The hiring team should be aware of these needs and thereafter determine what the hospital can offer to potential nurses. In some instances, the expectations of the nurses may be above the realistic standards. In such cases, the recruiting team is charged with the responsibility of using tact to convince suitable candidates to take up the jobs at the remuneration rates that the hospital can afford.

Graduate nurses who join the hospital workforce immediately after their studies lack practical skills in the nursing field, which necessitates their orientation. According to Douglas (2013), self-evaluation by a new graduate nurse provides dedication to the specific skills and practices resulting in higher levels of comfort.

Practical skills are highly valued in the nursing field as they help in developing one’s career. The ability of the hospital to offer a supportive work environment helps the nurses to learn practical activities easily thus attracting more nurses.

Hiring is a time-bound event unlike retaining, which is long-term and more holistic in the management of staff in an organisation. The hiring process is often rigorous and detailed. The candidates who join any hospital must be experienced or be willing to learn practical skills to become competent professionals (Valentine, Nash, Hughes, & Douglas, 2008).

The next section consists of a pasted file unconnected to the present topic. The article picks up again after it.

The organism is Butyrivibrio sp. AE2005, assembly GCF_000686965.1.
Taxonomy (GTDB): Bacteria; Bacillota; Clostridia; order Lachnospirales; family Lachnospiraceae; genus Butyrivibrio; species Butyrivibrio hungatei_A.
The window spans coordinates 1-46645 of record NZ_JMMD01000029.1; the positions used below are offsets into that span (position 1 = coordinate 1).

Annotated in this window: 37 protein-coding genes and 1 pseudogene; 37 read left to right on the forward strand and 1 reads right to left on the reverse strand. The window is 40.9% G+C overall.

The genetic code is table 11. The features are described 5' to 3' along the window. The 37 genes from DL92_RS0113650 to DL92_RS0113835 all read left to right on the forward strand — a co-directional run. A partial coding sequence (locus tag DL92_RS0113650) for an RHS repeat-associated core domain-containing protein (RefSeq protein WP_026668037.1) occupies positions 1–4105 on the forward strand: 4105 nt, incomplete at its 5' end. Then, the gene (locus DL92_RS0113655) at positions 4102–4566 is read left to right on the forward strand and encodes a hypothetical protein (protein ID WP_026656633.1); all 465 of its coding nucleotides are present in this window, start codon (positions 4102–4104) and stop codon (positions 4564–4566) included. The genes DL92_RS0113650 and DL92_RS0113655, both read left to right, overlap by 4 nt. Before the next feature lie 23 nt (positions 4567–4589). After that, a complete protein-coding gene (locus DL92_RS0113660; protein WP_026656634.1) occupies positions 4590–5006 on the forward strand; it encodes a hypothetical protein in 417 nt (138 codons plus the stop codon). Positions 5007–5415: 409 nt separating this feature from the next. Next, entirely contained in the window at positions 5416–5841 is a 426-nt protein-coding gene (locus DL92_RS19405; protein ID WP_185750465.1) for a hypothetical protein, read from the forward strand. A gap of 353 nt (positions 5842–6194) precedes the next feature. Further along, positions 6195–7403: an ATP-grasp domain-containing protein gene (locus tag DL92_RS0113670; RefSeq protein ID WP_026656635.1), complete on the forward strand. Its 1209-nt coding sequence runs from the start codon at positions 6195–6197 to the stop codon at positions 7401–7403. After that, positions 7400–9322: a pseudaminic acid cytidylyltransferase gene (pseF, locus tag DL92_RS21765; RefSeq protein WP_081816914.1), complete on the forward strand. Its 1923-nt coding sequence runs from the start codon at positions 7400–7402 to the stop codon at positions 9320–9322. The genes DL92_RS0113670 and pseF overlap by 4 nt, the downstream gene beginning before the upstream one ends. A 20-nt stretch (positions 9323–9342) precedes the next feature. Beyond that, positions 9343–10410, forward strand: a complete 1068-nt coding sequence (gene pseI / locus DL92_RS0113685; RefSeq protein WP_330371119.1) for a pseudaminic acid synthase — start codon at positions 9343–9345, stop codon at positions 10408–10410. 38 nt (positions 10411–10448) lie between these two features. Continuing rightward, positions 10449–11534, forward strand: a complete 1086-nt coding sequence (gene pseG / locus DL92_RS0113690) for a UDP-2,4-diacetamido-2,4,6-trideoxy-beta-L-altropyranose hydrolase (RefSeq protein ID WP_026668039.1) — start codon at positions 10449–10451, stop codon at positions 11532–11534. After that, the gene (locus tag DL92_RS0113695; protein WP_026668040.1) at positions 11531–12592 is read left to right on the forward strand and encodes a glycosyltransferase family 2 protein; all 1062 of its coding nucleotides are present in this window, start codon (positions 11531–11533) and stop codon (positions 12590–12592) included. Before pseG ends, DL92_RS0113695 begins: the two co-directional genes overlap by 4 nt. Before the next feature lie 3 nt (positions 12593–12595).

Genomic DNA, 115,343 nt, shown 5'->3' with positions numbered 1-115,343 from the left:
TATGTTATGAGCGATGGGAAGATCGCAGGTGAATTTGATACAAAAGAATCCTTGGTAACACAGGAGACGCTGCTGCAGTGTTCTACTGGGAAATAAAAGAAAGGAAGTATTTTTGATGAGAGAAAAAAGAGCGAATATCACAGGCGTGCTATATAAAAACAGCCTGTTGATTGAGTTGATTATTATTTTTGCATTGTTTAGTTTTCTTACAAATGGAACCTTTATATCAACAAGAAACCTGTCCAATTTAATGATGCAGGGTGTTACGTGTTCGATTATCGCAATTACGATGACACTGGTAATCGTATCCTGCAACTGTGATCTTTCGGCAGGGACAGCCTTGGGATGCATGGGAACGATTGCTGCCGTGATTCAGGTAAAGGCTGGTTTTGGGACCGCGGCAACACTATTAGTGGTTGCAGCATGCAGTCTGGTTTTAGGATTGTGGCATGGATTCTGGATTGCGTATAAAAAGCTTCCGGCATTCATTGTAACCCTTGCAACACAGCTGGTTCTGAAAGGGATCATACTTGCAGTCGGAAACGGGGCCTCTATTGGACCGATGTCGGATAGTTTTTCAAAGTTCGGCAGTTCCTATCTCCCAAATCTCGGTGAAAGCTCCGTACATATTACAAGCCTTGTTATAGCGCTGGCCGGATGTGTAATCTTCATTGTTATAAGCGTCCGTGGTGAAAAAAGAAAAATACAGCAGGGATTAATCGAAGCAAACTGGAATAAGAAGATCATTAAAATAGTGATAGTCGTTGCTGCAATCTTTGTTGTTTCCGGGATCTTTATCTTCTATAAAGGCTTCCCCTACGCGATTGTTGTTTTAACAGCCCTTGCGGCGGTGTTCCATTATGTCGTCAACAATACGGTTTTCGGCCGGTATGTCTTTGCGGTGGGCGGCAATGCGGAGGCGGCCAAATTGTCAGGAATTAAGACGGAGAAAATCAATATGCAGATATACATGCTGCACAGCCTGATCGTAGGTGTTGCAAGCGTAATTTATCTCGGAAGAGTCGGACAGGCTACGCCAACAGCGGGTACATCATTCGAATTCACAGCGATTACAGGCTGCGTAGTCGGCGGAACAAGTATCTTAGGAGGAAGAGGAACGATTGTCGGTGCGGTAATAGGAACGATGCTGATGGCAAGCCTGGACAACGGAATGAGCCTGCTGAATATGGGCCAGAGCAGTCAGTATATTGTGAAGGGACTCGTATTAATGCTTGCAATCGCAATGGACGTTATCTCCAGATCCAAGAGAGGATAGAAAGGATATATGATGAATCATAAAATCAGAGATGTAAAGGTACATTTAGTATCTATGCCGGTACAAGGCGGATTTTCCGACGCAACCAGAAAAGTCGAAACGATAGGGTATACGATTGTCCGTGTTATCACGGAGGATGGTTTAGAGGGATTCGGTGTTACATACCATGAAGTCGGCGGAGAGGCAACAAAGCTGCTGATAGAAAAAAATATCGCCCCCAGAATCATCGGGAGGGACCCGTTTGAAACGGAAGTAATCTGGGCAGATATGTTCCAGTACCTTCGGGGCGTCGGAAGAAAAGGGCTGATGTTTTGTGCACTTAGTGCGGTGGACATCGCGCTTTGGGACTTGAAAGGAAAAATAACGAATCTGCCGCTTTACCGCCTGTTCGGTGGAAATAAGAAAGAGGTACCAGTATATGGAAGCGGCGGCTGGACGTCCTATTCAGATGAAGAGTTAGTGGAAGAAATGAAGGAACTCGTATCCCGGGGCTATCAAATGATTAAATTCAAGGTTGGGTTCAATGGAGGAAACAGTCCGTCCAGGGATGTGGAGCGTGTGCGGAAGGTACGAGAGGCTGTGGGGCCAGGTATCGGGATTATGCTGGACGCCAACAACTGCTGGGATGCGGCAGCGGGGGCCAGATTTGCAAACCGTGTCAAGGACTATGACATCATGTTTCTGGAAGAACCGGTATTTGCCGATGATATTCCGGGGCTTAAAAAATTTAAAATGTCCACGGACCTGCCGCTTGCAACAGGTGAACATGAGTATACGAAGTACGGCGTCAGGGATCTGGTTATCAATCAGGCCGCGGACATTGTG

One of the main concerns for many hospitals is maintaining the best nurses in their hospitals. In order to maintain an employee, the working conditions and environment need to be conducive to motivate the employee to stay (Grumbach, 2012). If the working conditions are unsatisfactory, employees may move to other organisations that offer better employment terms compared to their current workplaces.

Losing talent is normally a big problem in organisations because training new individuals to perform the roles and duties of the employees who have left is a challenge to the hospital. Losing talent also has a negative effect on the clients who have become accustomed to the services of a particular employee.

The hiring process causes an organisation to incur certain costs. Therefore, the cost borne by the process should be proportional to the expected quality of services from the recruited nurses. Successful nurses should indicate their desire for career development and contribution to the hospital.

It is also crucial for the nurse to have a signed commitment to the hospital. The integration of career programs when hiring nurses helps hospitals to maintain their new employees for prolonged periods. The hospital integrates career programs into the recruitment process by offering the newly appointed nurses opportunities to specialize in various nursing fields (Kanak et al., 2008). The hospitals also offer diverse career advancement programs through scholarships and study leaves.

Nurses’ Considerations